What a year! How I Became Nicest Bassist Part 1.
Here we are at the end of 2010. This really was one of my best years in this short musical life I restarted in 2004. If you had told me back in 2004 that I would find myself playing bass for one of Canada’s most prolific songwriters I’d have looked at you with more than a little skepticism. But in the end that’s what happened.
Sadly it was the earthquake in Haiti where the journey begins. The Aoelian Hall, one of my favourite places to play in London, held a benefit to raise money. I played bass for Jennifer Thorpe that night as well as Light of East Ensemble. One of the first performers to play was a very pregnant Emm Gryner. I knew the name of course as well as a few tunes but had no idea that there were 10 plus albums and counting and several Juno nominations. I don’t remember what tunes she played that night but I was struck by how good she was. We chatted about our Volkswagens back stage and then she was off. Possibly to give birth.
One of the things I have learned while running my day job business for close to 20 years is that there is no harm in asking anyone anything. The worst that can happen is someone would say no. So my modus operandi when I meet another musician that I have either played with or they have heard me is to send a message to follow up about how nice it was to meet whoever that was. So I did that with Ms Gryner. “Hi, nice to meet you. Perhaps I can play bass for you some day.” And low and behold Emm replied and said she might take me up on that someday. Sounds good to me!
That was in January. Fast forward to sometime in April and I popped into the London Music Club to make some loud low frequency noises at the Thursday night blues jam. There was a poster for an Emm Gryner show in May at the London Music Club. So what do I do? Yes, I send a message to Emm asking if she would be interested in having me play bass for some tunes on her London show. And amazingly she said yes. She sent me mp3 of Get Brave, Troublesome, Stray Bullet and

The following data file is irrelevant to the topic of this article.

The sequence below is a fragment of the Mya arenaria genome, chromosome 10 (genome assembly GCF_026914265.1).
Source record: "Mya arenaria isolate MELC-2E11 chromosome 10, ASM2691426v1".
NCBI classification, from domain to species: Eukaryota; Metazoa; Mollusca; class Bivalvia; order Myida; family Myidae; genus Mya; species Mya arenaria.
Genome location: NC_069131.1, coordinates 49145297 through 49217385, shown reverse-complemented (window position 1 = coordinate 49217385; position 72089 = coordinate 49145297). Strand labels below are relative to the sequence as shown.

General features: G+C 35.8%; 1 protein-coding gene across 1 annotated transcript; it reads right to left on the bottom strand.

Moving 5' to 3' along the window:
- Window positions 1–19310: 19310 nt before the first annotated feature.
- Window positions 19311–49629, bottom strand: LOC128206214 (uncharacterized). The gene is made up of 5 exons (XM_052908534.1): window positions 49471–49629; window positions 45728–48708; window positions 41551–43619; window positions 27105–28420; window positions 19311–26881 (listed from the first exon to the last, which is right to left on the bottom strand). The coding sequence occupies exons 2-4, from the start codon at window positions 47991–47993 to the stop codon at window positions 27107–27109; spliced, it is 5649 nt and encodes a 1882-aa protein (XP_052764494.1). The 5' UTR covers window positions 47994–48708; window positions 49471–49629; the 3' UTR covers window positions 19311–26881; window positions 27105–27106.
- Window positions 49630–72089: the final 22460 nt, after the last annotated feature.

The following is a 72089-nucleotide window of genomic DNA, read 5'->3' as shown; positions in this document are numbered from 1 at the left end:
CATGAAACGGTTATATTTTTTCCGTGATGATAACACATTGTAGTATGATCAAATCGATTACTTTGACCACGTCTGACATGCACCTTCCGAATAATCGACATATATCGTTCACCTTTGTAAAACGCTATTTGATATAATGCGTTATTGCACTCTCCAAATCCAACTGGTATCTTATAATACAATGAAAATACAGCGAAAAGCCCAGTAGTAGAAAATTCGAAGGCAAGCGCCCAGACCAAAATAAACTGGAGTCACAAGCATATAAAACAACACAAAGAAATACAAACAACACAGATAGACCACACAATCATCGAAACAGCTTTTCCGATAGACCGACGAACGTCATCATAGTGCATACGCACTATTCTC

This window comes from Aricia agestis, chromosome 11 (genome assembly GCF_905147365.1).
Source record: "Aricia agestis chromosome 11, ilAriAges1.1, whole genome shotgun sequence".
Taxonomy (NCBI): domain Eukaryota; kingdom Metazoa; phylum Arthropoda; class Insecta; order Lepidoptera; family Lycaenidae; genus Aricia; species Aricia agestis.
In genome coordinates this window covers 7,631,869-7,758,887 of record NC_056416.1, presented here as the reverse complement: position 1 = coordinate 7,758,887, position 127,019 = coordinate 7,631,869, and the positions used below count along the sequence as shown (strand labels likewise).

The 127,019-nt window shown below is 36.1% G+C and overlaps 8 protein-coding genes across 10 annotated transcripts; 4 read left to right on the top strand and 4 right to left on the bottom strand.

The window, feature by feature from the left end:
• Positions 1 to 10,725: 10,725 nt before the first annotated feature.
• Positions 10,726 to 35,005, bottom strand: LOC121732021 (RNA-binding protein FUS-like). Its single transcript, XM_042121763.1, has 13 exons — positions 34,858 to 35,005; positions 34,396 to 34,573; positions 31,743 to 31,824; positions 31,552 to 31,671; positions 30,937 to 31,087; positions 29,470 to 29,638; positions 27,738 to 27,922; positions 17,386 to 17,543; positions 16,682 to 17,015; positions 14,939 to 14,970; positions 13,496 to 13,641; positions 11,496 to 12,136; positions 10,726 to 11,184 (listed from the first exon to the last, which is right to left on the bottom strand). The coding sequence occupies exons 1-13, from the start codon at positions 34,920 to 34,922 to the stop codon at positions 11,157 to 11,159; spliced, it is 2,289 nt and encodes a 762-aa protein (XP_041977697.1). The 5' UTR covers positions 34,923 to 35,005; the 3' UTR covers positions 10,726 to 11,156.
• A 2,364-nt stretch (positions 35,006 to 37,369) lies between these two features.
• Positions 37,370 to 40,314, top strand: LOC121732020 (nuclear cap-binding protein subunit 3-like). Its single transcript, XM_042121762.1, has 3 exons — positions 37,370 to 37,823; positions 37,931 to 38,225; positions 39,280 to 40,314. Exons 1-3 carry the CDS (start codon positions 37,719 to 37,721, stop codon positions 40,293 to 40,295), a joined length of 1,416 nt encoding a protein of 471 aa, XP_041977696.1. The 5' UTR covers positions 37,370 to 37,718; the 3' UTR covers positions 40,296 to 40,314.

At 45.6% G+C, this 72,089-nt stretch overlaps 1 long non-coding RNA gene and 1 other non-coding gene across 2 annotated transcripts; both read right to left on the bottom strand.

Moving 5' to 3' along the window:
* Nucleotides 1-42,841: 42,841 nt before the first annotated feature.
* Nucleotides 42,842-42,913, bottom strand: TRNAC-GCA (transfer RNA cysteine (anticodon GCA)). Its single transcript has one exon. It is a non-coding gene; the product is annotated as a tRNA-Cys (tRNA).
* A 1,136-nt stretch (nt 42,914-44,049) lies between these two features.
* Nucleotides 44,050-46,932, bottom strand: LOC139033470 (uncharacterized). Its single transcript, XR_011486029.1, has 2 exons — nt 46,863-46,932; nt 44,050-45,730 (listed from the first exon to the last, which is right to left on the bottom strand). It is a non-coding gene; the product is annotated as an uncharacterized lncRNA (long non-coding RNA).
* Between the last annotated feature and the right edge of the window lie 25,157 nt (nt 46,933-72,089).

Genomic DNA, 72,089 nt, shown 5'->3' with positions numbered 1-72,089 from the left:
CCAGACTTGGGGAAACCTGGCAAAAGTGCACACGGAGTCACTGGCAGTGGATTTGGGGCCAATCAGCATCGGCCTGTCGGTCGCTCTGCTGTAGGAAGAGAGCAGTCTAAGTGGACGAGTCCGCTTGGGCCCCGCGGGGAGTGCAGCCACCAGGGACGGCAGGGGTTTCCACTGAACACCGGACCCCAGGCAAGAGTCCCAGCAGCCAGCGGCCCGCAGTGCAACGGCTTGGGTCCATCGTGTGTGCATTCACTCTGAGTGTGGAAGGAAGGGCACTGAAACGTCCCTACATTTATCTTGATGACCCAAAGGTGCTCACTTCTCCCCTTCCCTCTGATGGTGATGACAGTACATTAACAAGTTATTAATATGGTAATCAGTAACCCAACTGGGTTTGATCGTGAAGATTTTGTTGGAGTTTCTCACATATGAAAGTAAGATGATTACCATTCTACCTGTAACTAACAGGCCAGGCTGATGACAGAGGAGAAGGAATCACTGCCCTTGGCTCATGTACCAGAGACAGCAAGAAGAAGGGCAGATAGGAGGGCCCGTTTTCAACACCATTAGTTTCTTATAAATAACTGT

Up to this point my gigs usually involve reading lead sheets or a chart. Sometimes I’ll have listened to the tunes for a show and made notes about how many verses there are in a tune or where the bridge goes. I usually have a music stand on a gig. Call it a security blanket I suppose. I thought that for a show with Emm I’d have to work without out a net. Who wants to watch a show with a star like Emm while the bassist has his nose buried in a music stand? I remember asking Leland Sklar how he prepared for a show and his answer was to play the tunes over and over so that’s what I did.
Come show time in May I was more excited and nervous than I’ve been. When I started playing again in 2004 I got quite wound up before shows but that wore off when local singer Paul Langille told me once, “It’s just music, nobody dies.” That throwaway line really changed my thinking on a show and I was able to relax. Until Emm’s gig.